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IT Leadership // Digital Business
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12/29/2014
08:06 AM
Lawrence Garvin
Lawrence Garvin
Commentary
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2014: IT's Good, Bad, & Ugly

Take a look back at some of the most memorable IT incidents -- for good and bad -- over the past year.

8 Quiet Firsts In Tech In 2014
8 Quiet Firsts In Tech In 2014
(Click image for larger view and slideshow.)

The things we'll most likely remember from 2014 are all the things in IT that went wrong, and those won't go un-re-noticed here. A couple of those things were just flat-out attributable to human error, and I'll also make a point of calling those out where I think they occurred.

But the year was not all catastrophic. There were a few really cool things that happened in IT, and in technology generally. Those are just as important to remember as the lessons learned from the fiascos.

18 months of credit card breaches
No doubt the biggest story of the year, or at least the longest-running story, was the spate of credit card breaches suffered by some of the country's most notable retailers. We've all read about these, to some extent or another, but since part of the point of this article is to call out the good, bad, and ugly, let's start there.

[Check out The Coolest Hacks Of 2014.]

First, kudos to P.F. Chang's for its rapid response in simply pulling the plug on its electronic credit card processing systems. No kudos for Neiman Marcus, which only reported its breach in June, although it occurred prior to the Target breach in late 2013. So, in fact, it was Neiman Marcus in July 2013 that is due the credit of starting the recent wave of breaches. The ugly goes to Home Depot. I'm still trying to wrap my head around how that stuff got past compliance auditing.

Microsoft names new CEO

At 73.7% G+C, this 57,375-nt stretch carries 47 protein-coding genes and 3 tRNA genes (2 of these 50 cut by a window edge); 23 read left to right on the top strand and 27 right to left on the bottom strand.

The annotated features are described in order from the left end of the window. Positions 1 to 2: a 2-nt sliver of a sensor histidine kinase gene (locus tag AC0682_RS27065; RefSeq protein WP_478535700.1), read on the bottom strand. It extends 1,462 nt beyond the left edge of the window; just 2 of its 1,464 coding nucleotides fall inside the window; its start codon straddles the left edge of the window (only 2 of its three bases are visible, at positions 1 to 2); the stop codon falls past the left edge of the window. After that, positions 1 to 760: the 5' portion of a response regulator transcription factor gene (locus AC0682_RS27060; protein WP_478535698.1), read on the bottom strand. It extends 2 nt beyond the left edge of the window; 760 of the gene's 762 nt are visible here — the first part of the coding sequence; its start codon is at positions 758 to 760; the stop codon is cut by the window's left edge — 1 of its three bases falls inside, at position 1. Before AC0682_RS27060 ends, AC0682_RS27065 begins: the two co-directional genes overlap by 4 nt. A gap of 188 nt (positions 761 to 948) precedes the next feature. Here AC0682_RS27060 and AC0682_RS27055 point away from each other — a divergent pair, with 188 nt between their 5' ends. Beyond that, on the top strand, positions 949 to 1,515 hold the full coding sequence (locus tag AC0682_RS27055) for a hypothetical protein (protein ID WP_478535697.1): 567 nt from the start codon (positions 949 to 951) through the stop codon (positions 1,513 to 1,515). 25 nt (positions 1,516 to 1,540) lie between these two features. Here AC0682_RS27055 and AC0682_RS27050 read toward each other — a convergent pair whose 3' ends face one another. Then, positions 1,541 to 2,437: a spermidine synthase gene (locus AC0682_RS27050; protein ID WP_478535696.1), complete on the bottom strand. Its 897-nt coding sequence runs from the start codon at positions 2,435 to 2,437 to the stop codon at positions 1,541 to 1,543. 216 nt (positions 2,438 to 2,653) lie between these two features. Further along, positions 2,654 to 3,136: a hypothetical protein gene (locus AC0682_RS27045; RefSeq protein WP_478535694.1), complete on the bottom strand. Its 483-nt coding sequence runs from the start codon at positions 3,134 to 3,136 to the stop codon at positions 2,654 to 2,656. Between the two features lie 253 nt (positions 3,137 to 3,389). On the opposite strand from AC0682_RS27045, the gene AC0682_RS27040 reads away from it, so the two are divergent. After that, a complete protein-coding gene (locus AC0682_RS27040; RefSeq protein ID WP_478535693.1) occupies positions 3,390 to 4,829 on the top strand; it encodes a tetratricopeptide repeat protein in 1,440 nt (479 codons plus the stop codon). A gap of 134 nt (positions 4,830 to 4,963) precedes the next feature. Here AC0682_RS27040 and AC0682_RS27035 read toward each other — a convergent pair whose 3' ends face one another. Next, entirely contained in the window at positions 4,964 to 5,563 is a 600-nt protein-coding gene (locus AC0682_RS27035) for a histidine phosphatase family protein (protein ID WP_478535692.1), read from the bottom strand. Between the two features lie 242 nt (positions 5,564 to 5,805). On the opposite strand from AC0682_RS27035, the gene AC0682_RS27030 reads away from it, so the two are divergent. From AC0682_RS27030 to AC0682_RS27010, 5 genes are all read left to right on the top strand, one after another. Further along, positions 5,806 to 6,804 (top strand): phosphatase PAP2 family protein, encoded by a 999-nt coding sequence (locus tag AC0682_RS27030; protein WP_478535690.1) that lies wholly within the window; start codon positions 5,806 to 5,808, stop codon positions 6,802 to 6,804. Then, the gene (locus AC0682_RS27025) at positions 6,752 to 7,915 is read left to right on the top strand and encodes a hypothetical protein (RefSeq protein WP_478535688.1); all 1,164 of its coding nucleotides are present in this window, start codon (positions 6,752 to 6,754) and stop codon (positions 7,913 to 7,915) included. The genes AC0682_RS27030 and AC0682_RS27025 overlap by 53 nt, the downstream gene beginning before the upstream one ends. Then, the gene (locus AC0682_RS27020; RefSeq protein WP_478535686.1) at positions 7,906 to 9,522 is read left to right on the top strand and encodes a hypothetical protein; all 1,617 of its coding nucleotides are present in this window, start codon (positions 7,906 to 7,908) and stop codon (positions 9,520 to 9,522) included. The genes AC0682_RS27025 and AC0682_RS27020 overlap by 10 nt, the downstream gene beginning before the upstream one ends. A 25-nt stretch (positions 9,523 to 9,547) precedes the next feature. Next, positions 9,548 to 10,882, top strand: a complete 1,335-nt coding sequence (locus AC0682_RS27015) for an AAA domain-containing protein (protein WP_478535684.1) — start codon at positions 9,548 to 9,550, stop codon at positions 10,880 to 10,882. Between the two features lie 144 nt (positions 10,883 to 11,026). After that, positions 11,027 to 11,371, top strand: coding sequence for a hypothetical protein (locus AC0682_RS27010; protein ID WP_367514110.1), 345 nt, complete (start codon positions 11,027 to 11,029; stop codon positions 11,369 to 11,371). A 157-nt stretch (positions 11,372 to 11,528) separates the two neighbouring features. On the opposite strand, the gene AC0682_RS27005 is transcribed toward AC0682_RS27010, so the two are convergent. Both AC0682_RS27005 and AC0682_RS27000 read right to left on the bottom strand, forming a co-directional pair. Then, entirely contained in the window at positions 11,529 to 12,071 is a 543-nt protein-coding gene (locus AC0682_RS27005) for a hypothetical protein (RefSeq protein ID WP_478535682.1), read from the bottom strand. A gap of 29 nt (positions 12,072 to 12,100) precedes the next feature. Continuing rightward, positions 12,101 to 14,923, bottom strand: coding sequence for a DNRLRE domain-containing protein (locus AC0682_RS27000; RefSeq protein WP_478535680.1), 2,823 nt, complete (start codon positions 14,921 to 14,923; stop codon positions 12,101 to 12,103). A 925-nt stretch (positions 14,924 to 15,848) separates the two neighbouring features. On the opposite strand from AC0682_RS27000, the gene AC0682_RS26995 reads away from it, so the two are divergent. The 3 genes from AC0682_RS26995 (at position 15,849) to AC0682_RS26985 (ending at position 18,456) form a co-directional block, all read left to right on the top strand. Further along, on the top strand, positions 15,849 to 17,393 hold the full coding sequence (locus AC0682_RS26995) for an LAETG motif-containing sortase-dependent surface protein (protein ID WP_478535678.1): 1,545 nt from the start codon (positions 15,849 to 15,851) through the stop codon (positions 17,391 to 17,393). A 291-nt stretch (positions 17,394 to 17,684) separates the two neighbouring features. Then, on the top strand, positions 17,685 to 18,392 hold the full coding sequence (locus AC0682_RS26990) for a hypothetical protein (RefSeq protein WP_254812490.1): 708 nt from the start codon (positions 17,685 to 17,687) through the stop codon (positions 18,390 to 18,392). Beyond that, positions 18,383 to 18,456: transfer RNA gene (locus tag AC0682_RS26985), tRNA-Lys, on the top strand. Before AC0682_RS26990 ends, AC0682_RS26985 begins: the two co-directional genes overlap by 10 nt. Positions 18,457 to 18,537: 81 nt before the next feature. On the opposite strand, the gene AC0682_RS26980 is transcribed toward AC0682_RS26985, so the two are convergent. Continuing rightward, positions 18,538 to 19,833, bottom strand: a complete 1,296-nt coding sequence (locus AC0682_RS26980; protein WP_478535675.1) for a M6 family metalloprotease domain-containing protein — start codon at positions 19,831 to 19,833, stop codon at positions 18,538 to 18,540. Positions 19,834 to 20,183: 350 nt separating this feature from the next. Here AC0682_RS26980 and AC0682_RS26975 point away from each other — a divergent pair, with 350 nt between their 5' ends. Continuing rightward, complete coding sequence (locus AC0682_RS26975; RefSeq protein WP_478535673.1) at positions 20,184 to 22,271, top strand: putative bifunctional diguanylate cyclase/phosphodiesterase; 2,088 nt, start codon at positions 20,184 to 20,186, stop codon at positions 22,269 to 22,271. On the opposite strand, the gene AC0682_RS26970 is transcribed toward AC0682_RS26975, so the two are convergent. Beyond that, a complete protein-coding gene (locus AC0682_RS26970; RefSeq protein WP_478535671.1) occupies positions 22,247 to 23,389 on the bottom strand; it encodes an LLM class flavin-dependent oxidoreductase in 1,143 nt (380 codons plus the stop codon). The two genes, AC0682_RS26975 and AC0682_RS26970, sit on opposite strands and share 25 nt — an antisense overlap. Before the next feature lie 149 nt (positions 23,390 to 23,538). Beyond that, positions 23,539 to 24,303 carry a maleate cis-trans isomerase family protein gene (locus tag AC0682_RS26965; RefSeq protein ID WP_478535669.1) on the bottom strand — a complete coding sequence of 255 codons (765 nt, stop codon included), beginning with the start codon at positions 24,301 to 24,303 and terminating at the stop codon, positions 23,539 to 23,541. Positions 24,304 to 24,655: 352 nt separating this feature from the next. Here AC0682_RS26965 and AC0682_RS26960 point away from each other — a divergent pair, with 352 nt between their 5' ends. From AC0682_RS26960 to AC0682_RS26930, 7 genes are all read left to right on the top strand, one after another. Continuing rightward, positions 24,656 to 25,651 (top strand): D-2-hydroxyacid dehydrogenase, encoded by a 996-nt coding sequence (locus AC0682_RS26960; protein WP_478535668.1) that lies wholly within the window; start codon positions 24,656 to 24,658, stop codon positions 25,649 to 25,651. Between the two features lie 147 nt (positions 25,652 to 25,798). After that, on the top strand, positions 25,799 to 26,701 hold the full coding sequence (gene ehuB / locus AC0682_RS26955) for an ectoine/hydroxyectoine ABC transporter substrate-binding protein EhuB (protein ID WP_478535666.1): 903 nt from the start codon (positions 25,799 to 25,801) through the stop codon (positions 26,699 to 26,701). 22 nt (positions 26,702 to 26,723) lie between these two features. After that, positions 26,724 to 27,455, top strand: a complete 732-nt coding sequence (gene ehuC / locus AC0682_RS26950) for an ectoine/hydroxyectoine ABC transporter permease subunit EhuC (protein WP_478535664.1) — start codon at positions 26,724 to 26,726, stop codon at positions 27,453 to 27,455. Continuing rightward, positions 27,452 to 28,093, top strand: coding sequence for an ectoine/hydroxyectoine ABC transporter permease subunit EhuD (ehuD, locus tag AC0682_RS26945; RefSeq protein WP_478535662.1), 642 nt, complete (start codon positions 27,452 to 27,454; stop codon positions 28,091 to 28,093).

I said I'd include some good news. While a good portion of the world was somewhat skeptical back in February, I have to say that for the most part I think Satya Nadella's ascendency to the software throne of the world has been a positive thing for Microsoft. Certainly, the culture of listening to customers has become more open, and it's hard not to be encouraged by the looks of Windows 10.

Unfortunately, the lack of quality in the trenches, particularly with respect to the bad batch of patches released over the past six months, is damaging the memory of what could otherwise have been a great year for Microsoft.

XXII Olympic Winter Games, Sochi, Russia
Despite all the cynical attitudes about the Winter Olympic Games being in Russia, all in all I thought the Sochi event was as good as any other Olympic Games in recent years, and certainly better than a few.

(Source: Chris/Flickr)
(Source: Chris/Flickr)

Heartbleed
So, in the midst of all the credit card chaos, we learned something really important about open source software: Apparently open source developers read their peers' source code about as often (and as diligently) as IT professionals read product documentation before implementing software in production.

The good news from Heartbleed, though, is that the damage could have been exponentially worse than it actually was. Kudos to a responsive IT community that plugged the critical holes pretty quickly, and as far as I know, there's still only one actual breach attributed to Heartbleed.

FIFA World Cup, Brazil
Like the Winter Olympic Games, the naysayers had a lot of negativity floating around the airwaves about Brazil hosting the FIFA World Cup. But aside from a couple of minor disruptions early in the tournament, some really bad officiating, and unbelievably unsportsmanlike incidents, it was every bit the success that the Sochi Winter Olympic Games were. It's sad, however, to realize that most of the high points of the year in an article about IT were sporting events.

Celebrity "NSFW" photographs
In September, we learned exactly how important personal passwords are. We also learned (well I think some celebrities learned) that one ought not to store controversial content on somebody else's computer systems. But if you do, encrypt it. And encrypt it with your own keys!